Software as a Service Architecture Explained

As we said recently, people are comfortable with using technology, but nobody really has a grounded sense on how any of it works. This leaves them at an admitted disadvantage in that, if they have good ideas for how the technology might be better, they can’t do much about it. They also can’t understand problems when they encounter them, or why they are the way they are. Well, software as a service architecture is one of those things.


First, I have to tell you a quick origin story of this idea. At one time, computers were a new thing all around. They were massive machines, filling warehouse sized spaces. They couldn’t perform nearly the complexity of calculations even a flip phone can now, and they were impractical for being installed in some places.

Computing in your home, or in your business was a real problem. So, the earliest applications were in fact software as a service architecture themselves. Banks and businesses used simple terminals to dial into mainframes, which handled the true data storage and recording, as well as computing. But, integrated circuits stemmed it for a while, until the internet took off.

Same Thing, New Wrapping:

The thing is, if you’re used to the internet, you’re already used to the idea behind SaaS. You see, just like how the internet is data requested from remote locations and rendered locally in a browser, it’s the same idea here.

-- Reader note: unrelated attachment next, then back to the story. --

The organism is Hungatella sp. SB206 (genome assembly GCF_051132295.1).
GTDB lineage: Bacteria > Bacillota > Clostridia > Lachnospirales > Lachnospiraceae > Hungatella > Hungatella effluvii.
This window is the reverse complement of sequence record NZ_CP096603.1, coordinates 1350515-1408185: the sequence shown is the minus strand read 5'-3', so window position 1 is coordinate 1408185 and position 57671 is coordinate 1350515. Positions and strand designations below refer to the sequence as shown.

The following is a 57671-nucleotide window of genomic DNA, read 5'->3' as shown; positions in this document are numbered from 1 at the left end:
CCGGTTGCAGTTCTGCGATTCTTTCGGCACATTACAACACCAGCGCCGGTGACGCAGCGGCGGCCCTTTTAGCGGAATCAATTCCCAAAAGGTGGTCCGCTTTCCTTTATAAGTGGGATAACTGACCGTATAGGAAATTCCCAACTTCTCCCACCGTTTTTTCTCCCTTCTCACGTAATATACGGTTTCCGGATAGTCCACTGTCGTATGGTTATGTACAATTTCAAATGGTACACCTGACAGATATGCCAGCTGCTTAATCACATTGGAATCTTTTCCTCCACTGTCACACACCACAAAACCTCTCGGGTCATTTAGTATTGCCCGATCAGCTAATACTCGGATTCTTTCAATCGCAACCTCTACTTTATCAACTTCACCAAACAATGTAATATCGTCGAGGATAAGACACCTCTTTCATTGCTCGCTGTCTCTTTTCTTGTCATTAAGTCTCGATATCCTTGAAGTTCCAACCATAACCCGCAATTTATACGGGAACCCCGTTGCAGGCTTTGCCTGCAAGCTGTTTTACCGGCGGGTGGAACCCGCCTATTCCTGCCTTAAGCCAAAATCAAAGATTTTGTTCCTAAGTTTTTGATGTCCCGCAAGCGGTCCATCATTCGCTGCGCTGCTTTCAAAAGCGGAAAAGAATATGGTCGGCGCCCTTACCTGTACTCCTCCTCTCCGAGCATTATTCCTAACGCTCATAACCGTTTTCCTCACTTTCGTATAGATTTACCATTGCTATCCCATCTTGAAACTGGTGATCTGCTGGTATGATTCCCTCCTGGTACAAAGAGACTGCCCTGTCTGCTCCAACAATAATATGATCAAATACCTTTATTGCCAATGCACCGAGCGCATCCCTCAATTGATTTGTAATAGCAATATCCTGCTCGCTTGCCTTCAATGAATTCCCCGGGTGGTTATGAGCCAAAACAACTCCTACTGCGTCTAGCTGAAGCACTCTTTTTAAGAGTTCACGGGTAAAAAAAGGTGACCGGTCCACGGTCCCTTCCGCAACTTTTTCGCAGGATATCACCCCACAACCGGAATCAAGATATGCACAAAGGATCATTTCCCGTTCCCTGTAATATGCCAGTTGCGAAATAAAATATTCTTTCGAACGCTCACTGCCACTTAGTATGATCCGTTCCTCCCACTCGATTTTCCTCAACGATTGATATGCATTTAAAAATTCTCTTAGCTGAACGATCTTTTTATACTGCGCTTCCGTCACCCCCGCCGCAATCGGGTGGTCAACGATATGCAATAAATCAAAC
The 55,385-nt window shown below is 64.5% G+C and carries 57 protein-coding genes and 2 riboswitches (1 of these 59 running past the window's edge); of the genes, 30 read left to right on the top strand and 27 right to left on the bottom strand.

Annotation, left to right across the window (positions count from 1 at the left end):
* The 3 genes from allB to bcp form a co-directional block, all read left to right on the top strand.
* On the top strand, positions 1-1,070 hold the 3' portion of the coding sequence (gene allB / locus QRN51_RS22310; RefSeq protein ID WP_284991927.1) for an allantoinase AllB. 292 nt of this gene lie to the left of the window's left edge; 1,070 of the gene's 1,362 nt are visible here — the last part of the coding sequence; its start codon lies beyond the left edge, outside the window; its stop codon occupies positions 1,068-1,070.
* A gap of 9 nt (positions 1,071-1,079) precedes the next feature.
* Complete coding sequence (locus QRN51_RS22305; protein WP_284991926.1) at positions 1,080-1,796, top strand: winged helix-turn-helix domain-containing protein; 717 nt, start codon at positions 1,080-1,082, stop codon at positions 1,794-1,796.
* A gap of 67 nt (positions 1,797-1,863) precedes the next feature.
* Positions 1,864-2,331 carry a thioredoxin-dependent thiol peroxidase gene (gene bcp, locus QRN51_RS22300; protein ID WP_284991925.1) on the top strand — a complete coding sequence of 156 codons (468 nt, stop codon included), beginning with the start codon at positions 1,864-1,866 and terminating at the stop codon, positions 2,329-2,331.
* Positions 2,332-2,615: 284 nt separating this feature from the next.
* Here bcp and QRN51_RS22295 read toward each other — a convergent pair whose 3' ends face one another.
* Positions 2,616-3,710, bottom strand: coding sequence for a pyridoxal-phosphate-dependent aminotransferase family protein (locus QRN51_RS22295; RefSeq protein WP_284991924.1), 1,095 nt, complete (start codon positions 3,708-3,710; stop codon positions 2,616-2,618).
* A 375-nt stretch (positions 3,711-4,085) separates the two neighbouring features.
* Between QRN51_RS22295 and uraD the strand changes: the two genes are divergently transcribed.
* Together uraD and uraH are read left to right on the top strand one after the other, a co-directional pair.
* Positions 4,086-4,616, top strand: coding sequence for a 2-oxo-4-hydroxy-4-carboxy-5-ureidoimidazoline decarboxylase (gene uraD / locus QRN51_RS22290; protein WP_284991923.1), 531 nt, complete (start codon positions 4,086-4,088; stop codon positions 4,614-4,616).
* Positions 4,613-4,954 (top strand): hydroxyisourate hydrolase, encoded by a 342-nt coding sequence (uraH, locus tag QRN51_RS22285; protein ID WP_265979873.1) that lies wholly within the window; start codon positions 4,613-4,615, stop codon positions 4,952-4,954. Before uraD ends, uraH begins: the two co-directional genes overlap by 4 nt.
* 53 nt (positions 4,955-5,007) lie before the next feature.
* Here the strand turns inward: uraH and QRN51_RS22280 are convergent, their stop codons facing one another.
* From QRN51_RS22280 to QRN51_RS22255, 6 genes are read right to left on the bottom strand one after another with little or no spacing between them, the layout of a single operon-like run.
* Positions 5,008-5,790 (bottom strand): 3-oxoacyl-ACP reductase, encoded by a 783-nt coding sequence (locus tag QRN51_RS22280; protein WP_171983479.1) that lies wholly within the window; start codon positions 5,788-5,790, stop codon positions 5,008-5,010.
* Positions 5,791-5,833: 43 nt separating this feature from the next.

Where the web first solved the problem of massive records being accessible from anywhere, SaaS does this for high performance and capacity software solutions pretty much with the same technology.

How it Works:

Ok, so how does it work? Basically, it works the same way a web page does in most cases. All of the data and programming is stored server side, and executed there. The result is then delivered to the browser, and rendered.

But, new technology for the browser’s end has made for much better application of this. With local computing scripts like Java, AJAX and HTML5 allowing for dynamic interfaces, and parallel queries without massive page reloads, it’s now possible to actually deliver a full on software experience over a browser.

Why this Helps:

This is very helpful, because it, among other things, gives high end computing power to cheap, weak devices like smart phones, tablets and low end PCs. With only the computing power to handle the local interface and querying scripts that make up the interface needing to be handled locally, it makes any net smart device capable of high yield computing.

On top of this, this model also removes the pains of traditional software such as continuous purchases of new versions, installations of patches, and massive initial investments.

The Future:

We’re moving to what’s commonly referred to as ubiquitous computing. This is a system where computing technology is everywhere and in everything, automating the world. No matter where we go, we’ll be able to access the network, and to access massive computing resources no matter how week our in hand device may be.


So, how software as a service architecture works isn’t any more complicated than how the internet works. It’s just not immediately obvious is all.


Omri is the Head of Demand Generation, as well as the Lead Author & Editor of the SaaSAddict Blog. Omri established the SaaSAddict blog to create a source for news and discussion about some of the issues, challenges, news, and ideas relating to SaaS and cloud migration.